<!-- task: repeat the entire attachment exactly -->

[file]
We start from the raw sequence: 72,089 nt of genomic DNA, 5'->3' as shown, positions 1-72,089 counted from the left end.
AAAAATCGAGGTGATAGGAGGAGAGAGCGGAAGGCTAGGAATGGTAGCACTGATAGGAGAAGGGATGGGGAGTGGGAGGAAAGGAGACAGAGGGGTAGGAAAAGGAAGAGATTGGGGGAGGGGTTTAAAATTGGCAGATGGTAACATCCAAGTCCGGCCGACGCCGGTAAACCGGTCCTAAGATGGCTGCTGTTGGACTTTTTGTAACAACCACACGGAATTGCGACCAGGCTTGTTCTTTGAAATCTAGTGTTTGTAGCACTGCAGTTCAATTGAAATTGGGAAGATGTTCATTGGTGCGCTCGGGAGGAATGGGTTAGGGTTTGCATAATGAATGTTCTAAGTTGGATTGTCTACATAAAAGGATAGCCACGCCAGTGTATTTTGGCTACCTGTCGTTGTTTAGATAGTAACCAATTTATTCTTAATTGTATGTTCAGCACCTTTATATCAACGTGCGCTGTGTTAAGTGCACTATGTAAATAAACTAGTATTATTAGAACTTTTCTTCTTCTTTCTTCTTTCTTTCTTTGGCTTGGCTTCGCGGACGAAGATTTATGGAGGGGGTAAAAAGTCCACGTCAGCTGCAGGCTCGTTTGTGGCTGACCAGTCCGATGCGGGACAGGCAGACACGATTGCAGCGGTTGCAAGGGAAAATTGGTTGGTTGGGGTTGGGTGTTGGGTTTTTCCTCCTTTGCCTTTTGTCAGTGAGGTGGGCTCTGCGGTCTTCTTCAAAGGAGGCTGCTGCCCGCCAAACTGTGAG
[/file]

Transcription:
We start from the raw sequence: 72,089 nt of genomic DNA, 5'->3' as shown, positions 1-72,089 counted from the left end.
AAAAATCGAGGTGATAGGAGGAGAGAGCGGAAGGCTAGGAATGGTAGCACTGATAGGAGAAGGGATGGGGAGTGGGAGGAAAGGAGACAGAGGGGTAGGAAAAGGAAGAGATTGGGGGAGGGGTTTAAAATTGGCAGATGGTAACATCCAAGTCCGGCCGACGCCGGTAAACCGGTCCTAAGATGGCTGCTGTTGGACTTTTTGTAACAACCACACGGAATTGCGACCAGGCTTGTTCTTTGAAATCTAGTGTTTGTAGCACTGCAGTTCAATTGAAATTGGGAAGATGTTCATTGGTGCGCTCGGGAGGAATGGGTTAGGGTTTGCATAATGAATGTTCTAAGTTGGATTGTCTACATAAAAGGATAGCCACGCCAGTGTATTTTGGCTACCTGTCGTTGTTTAGATAGTAACCAATTTATTCTTAATTGTATGTTCAGCACCTTTATATCAACGTGCGCTGTGTTAAGTGCACTATGTAAATAAACTAGTATTATTAGAACTTTTCTTCTTCTTTCTTCTTTCTTTCTTTGGCTTGGCTTCGCGGACGAAGATTTATGGAGGGGGTAAAAAGTCCACGTCAGCTGCAGGCTCGTTTGTGGCTGACCAGTCCGATGCGGGACAGGCAGACACGATTGCAGCGGTTGCAAGGGAAAATTGGTTGGTTGGGGTTGGGTGTTGGGTTTTTCCTCCTTTGCCTTTTGTCAGTGAGGTGGGCTCTGCGGTCTTCTTCAAAGGAGGCTGCTGCCCGCCAAACTGTGAG